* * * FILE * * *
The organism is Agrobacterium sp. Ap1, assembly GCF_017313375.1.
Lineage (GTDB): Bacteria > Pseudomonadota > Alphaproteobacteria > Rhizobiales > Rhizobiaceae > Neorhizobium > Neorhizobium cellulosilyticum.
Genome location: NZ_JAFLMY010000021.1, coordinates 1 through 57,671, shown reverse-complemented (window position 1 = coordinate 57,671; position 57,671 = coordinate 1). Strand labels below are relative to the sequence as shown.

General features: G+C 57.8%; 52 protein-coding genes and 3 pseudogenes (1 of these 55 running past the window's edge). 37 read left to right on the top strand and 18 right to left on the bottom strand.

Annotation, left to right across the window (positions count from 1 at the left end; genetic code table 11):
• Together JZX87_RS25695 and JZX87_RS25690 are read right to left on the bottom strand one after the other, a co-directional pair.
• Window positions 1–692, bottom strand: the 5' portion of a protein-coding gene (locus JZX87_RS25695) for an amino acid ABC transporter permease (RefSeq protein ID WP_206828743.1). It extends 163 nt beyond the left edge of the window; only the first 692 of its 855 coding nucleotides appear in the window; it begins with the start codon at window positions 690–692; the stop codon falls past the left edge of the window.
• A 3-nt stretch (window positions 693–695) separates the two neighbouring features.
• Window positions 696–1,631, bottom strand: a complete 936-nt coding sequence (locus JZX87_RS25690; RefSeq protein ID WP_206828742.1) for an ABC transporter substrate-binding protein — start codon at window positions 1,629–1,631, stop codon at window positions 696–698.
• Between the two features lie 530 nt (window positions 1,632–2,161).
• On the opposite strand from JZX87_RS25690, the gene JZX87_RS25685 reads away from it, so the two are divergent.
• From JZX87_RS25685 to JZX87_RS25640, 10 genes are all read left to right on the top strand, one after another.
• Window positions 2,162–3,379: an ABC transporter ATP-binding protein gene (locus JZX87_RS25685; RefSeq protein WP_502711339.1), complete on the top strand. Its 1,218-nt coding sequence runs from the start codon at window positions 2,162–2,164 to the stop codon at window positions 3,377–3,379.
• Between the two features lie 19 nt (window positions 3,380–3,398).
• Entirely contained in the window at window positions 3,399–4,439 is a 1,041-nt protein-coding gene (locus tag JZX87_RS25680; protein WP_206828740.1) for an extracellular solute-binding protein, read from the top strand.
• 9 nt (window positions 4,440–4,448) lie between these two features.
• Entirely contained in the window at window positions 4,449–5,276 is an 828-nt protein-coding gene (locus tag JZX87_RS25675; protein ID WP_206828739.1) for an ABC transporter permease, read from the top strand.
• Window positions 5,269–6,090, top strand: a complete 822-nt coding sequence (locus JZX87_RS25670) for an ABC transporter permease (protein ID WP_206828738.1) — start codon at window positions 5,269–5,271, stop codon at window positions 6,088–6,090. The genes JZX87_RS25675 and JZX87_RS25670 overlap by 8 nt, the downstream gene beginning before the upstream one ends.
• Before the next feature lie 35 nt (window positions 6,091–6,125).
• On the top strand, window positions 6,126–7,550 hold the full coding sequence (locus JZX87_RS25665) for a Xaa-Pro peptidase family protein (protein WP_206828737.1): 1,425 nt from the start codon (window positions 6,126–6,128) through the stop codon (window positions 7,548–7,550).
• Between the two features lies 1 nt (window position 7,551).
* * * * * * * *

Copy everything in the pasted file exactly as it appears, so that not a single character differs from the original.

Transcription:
The organism is Agrobacterium sp. Ap1, assembly GCF_017313375.1.
Lineage (GTDB): Bacteria > Pseudomonadota > Alphaproteobacteria > Rhizobiales > Rhizobiaceae > Neorhizobium > Neorhizobium cellulosilyticum.
Genome location: NZ_JAFLMY010000021.1, coordinates 1 through 57,671, shown reverse-complemented (window position 1 = coordinate 57,671; position 57,671 = coordinate 1). Strand labels below are relative to the sequence as shown.

General features: G+C 57.8%; 52 protein-coding genes and 3 pseudogenes (1 of these 55 running past the window's edge). 37 read left to right on the top strand and 18 right to left on the bottom strand.

Annotation, left to right across the window (positions count from 1 at the left end; genetic code table 11):
• Together JZX87_RS25695 and JZX87_RS25690 are read right to left on the bottom strand one after the other, a co-directional pair.
• Window positions 1–692, bottom strand: the 5' portion of a protein-coding gene (locus JZX87_RS25695) for an amino acid ABC transporter permease (RefSeq protein ID WP_206828743.1). It extends 163 nt beyond the left edge of the window; only the first 692 of its 855 coding nucleotides appear in the window; it begins with the start codon at window positions 690–692; the stop codon falls past the left edge of the window.
• A 3-nt stretch (window positions 693–695) separates the two neighbouring features.
• Window positions 696–1,631, bottom strand: a complete 936-nt coding sequence (locus JZX87_RS25690; RefSeq protein ID WP_206828742.1) for an ABC transporter substrate-binding protein — start codon at window positions 1,629–1,631, stop codon at window positions 696–698.
• Between the two features lie 530 nt (window positions 1,632–2,161).
• On the opposite strand from JZX87_RS25690, the gene JZX87_RS25685 reads away from it, so the two are divergent.
• From JZX87_RS25685 to JZX87_RS25640, 10 genes are all read left to right on the top strand, one after another.
• Window positions 2,162–3,379: an ABC transporter ATP-binding protein gene (locus JZX87_RS25685; RefSeq protein WP_502711339.1), complete on the top strand. Its 1,218-nt coding sequence runs from the start codon at window positions 2,162–2,164 to the stop codon at window positions 3,377–3,379.
• Between the two features lie 19 nt (window positions 3,380–3,398).
• Entirely contained in the window at window positions 3,399–4,439 is a 1,041-nt protein-coding gene (locus tag JZX87_RS25680; protein WP_206828740.1) for an extracellular solute-binding protein, read from the top strand.
• 9 nt (window positions 4,440–4,448) lie between these two features.
• Entirely contained in the window at window positions 4,449–5,276 is an 828-nt protein-coding gene (locus tag JZX87_RS25675; protein ID WP_206828739.1) for an ABC transporter permease, read from the top strand.
• Window positions 5,269–6,090, top strand: a complete 822-nt coding sequence (locus JZX87_RS25670) for an ABC transporter permease (protein ID WP_206828738.1) — start codon at window positions 5,269–5,271, stop codon at window positions 6,088–6,090. The genes JZX87_RS25675 and JZX87_RS25670 overlap by 8 nt, the downstream gene beginning before the upstream one ends.
• Before the next feature lie 35 nt (window positions 6,091–6,125).
• On the top strand, window positions 6,126–7,550 hold the full coding sequence (locus JZX87_RS25665) for a Xaa-Pro peptidase family protein (protein WP_206828737.1): 1,425 nt from the start codon (window positions 6,126–6,128) through the stop codon (window positions 7,548–7,550).
• Between the two features lies 1 nt (window position 7,551).